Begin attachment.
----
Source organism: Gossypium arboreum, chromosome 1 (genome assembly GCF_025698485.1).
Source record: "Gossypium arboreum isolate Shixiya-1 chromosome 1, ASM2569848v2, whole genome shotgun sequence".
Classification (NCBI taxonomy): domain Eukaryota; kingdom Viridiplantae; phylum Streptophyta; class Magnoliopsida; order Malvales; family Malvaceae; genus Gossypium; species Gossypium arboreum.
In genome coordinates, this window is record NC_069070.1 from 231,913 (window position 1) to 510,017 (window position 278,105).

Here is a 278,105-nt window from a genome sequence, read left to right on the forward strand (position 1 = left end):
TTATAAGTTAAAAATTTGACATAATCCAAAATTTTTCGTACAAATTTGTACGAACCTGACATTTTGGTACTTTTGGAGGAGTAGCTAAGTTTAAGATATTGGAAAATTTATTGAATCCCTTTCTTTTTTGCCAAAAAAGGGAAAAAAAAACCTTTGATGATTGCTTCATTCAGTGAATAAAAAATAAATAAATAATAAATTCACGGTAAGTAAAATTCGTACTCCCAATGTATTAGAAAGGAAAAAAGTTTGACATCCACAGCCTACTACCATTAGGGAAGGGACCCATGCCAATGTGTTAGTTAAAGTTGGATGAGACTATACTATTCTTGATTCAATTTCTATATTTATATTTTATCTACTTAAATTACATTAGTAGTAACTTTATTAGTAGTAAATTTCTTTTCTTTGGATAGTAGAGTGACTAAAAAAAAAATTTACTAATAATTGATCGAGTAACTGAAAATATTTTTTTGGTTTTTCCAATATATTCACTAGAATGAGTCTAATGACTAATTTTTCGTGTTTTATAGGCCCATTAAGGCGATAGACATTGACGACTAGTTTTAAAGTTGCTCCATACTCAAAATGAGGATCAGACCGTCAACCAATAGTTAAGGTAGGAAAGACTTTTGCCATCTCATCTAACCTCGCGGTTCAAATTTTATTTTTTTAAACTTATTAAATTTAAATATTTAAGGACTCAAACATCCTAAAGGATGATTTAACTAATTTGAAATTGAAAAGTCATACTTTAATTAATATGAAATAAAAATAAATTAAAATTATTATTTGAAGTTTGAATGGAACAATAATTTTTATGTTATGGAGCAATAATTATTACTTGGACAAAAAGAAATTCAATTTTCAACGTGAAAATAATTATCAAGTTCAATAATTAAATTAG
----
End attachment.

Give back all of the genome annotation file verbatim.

Source organism: Gossypium arboreum, chromosome 1 (genome assembly GCF_025698485.1).
Source record: "Gossypium arboreum isolate Shixiya-1 chromosome 1, ASM2569848v2, whole genome shotgun sequence".
Classification (NCBI taxonomy): domain Eukaryota; kingdom Viridiplantae; phylum Streptophyta; class Magnoliopsida; order Malvales; family Malvaceae; genus Gossypium; species Gossypium arboreum.
In genome coordinates, this window is record NC_069070.1 from 231,913 (window position 1) to 510,017 (window position 278,105).

Here is a 278,105-nt window from a genome sequence, read left to right on the forward strand (position 1 = left end):
TTATAAGTTAAAAATTTGACATAATCCAAAATTTTTCGTACAAATTTGTACGAACCTGACATTTTGGTACTTTTGGAGGAGTAGCTAAGTTTAAGATATTGGAAAATTTATTGAATCCCTTTCTTTTTTGCCAAAAAAGGGAAAAAAAAACCTTTGATGATTGCTTCATTCAGTGAATAAAAAATAAATAAATAATAAATTCACGGTAAGTAAAATTCGTACTCCCAATGTATTAGAAAGGAAAAAAGTTTGACATCCACAGCCTACTACCATTAGGGAAGGGACCCATGCCAATGTGTTAGTTAAAGTTGGATGAGACTATACTATTCTTGATTCAATTTCTATATTTATATTTTATCTACTTAAATTACATTAGTAGTAACTTTATTAGTAGTAAATTTCTTTTCTTTGGATAGTAGAGTGACTAAAAAAAAAATTTACTAATAATTGATCGAGTAACTGAAAATATTTTTTTGGTTTTTCCAATATATTCACTAGAATGAGTCTAATGACTAATTTTTCGTGTTTTATAGGCCCATTAAGGCGATAGACATTGACGACTAGTTTTAAAGTTGCTCCATACTCAAAATGAGGATCAGACCGTCAACCAATAGTTAAGGTAGGAAAGACTTTTGCCATCTCATCTAACCTCGCGGTTCAAATTTTATTTTTTTAAACTTATTAAATTTAAATATTTAAGGACTCAAACATCCTAAAGGATGATTTAACTAATTTGAAATTGAAAAGTCATACTTTAATTAATATGAAATAAAAATAAATTAAAATTATTATTTGAAGTTTGAATGGAACAATAATTTTTATGTTATGGAGCAATAATTATTACTTGGACAAAAAGAAATTCAATTTTCAACGTGAAAATAATTATCAAGTTCAATAATTAAATTAG